OpenGL and CUDA Applications in Docker

glmark2 running in a Docker container and displaying on the host

Trying to run an OpenGL application in a Docker container? Want to containerize a program that uses CUDA or Tensorflow and has a graphical aspect to it? Well thanks to the NVIDIA Container Toolkit and the GL Vendor-Neutral Dispatch Library (glvnd), this is now possible. OpenGL code can be compiled and run directly in a container, taking full advantage of an NVIDIA GPU. And by connecting to the host’s X server, the display can be seen on the host machine.

This is a brief get-you-up-and-running article, and I assume familiarity with Docker and Linux. (Oh, and if you’re using Windows then kindly move along. There’s nothing to see here.) You’ll need to install the proprietary NVIDIA drivers and the NVIDIA Container Toolkit on your host, which is outside of the scope of this article. For the record, I’m using Ubuntu 18.04 with an NVIDIA GTX 1080 and version 440 of the driver (nvidia-driver-440). That combination works for me.

As a side note, you do not need to install the CUDA toolkit on the host, but with the NVIDIA Container Toolkit you can use CUDA in a container.

glvnd and X Dependencies

The GL Vendor-Neutral Dispatch Library (glvnd) is an abstraction layer that sends OpenGL calls to one of potentially many drivers. Its common use-case is to dispatch calls to the correct driver on systems where drivers from multiple vendors are installed. There’s a nice architecture diagram in the glvnd repository that shows how the library interfaces with X and arbitrates OpenGL calls, routing them to the correct driver.

Another use-case, the one that this article focuses on, is to use glvnd to dispatch OpenGL calls from a container to the host’s NVIDIA libraries, thereby allowing a container to take advantage of a GPU.

NVIDIA provides a bunch of sample Docker images in their Gitlab, and it’s a great starting point if you’re making your own custom images. That said, documentation is sparse to nonexistent, so finding a pertinent example takes time. For OpenGL they have a few glvnd images in various flavors: Ubuntu 14.04, 16.04, 18.04, and centos7. Below Ubuntu 18.04 is used as a base image. It has glvnd in the apt repositories, which makes things easy, but if you’re using an older version of Ubuntu you’ll need to compile glvnd as part of the image manually.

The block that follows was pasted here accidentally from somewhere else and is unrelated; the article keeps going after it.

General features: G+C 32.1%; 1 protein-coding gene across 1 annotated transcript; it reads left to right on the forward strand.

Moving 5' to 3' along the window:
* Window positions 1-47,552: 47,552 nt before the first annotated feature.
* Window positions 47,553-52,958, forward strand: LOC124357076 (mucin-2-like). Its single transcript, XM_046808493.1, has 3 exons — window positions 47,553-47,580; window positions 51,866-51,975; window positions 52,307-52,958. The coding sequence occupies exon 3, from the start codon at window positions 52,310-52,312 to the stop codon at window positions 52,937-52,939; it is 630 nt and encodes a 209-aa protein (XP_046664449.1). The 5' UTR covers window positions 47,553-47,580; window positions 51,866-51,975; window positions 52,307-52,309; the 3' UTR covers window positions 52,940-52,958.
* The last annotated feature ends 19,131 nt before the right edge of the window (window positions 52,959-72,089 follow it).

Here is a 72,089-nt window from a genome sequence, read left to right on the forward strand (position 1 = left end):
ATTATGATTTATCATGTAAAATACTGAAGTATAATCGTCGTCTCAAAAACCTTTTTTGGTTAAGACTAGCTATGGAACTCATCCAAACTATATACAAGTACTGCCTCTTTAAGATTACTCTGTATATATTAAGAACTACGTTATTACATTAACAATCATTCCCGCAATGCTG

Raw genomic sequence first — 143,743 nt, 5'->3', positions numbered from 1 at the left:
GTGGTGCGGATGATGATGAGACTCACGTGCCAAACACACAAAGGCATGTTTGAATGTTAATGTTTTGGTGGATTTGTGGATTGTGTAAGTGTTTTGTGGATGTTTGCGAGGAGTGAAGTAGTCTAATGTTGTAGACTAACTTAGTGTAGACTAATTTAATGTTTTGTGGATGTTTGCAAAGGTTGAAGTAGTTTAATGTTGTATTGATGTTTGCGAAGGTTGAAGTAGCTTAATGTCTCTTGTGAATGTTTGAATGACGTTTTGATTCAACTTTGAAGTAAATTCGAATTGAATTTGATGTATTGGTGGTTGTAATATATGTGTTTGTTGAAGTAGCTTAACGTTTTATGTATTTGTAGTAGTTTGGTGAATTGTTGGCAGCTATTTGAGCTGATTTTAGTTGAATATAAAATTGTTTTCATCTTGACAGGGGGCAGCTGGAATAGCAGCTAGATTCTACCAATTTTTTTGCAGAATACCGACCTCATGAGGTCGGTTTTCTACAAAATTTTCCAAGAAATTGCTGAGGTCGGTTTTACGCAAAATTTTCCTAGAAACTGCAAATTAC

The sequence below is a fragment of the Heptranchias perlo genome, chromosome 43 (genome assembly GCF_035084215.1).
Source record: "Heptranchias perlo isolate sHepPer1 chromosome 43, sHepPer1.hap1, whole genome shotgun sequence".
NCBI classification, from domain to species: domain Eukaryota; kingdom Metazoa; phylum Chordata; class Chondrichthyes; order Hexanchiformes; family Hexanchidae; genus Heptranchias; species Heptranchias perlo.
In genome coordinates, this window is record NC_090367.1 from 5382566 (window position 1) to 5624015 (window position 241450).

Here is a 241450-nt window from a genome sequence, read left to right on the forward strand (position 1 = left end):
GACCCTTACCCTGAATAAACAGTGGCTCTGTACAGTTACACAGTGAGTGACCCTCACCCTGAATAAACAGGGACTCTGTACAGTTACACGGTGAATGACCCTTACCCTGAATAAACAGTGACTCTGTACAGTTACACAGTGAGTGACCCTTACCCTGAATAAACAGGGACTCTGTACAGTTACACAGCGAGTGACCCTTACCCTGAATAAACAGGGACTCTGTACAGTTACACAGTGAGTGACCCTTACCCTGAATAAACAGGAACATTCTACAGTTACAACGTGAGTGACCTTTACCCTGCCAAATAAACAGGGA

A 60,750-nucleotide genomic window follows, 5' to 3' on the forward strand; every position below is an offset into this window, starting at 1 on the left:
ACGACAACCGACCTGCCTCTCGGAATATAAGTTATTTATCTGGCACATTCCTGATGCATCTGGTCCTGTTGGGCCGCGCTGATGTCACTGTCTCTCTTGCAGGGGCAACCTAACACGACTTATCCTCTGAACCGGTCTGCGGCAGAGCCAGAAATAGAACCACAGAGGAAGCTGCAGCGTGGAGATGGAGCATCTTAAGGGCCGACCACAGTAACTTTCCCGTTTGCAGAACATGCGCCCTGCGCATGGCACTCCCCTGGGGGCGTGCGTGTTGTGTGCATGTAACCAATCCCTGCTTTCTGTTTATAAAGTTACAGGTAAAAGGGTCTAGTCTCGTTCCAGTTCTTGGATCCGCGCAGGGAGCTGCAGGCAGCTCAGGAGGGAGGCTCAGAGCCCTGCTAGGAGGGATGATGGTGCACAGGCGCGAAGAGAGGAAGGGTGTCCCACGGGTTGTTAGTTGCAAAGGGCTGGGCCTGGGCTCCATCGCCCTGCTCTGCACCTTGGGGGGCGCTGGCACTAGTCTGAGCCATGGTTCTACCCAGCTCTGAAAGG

Four packages are needed to get glvnd working. glvnd itself, obviously, and the vendor-neutral dispatch libraries for:

  1. legacy OpenGL (GL);
  2. the OpenGL X extension (GLX);
  3. and the native platform graphics interface (EGL).

To compile code inside the container, the dev versions of these libraries are needed. (pkg-config might also be useful to help a C/C++ compiler locate the libraries and headers.)

And if you’re using an embedded system like an NVIDIA Jetson or something like that then you’ll also need the OpenGL ES libraries: libgles2 for running applications; libgles2-mesa-dev for building.

Finally, you’ll need some libraries for interfacing with X — the miscellaneous extensions library and the client library, namely.

Depending on your application, you may want some other libraries, like the OpenGL Utility Toolkit (freeglut3 or freeglut3-dev).

And finally, a few environment variables are needed by the underlying NVIDIA container runtime: NVIDIA_VISIBLE_DEVICES=all and NVIDIA_DRIVER_CAPABILITIES=graphics,utility,compute.

Putting all of that together, here’s a starting point for a Dockerfile.

The image can be built like so:

Connecting to the Host’s X Server

There are plenty of articles on the intertubes about exposing X and connecting to the host’s X server from a container. The Open Source Robotics Foundation, for example, covers the topic extensively, here. But in a nutshell, to allow connections to X, run

There are security implications to exposing X in this manner, especially if you’re on a shared system, so read the article linked above and make sure you know what you’re doing! It describes more restrictive ways of exposing X, but it’s outside of the scope of this article.

The /tmp/.X11-unix directory needs to be mounted into the container. This is where X’s Unix socket resides, and the container needs access to the socket to connect to the host’s X server.

DISPLAY also needs to be set in the container’s environment, which tells the container which display (screen, loosely speaking) to use. This variable can be passed from the host’s DISPLAY variable (it’s usually :1).

Depending on your application and desktop environment, you might need to set the environment variable QT_X11_NO_MITSHM to 1. This prevents QT-based applications from using X’s shared memory extension, which Docker isolation blocks. (An alternative is to enable inter-process communication between the host and container using Docker’s --ipc host switch.)

All said and done, here’s how to get a bash shell up and running.

Inside the container, a good way to test that the GPU is being used is to install and run the OpenGL benchmark application glmark2.

If everything is working probably, an anatomically-correct horse should pop up, and some details about the GPU and driver will be logged in the terminal.

Bonus: Running Tensorflow 2 and OpenAI Gym in a Container

Since I mentioned Tensorflow in the intro, and because I use Tensorflow and OpenAI Gym often, here’s an image for getting OpenAI Gym and Tensorflow 2 containerized. It’s pretty much the same as the above image, but the base image is tensorflow:2.2.0-gpu.

And here is a screenshot of the BipedalWalker-V3 environment running in the container and displaying on the host. Neat!

That’s all, folks

I hope this article helps you out. If you have any comments or questions, drop me a line below.

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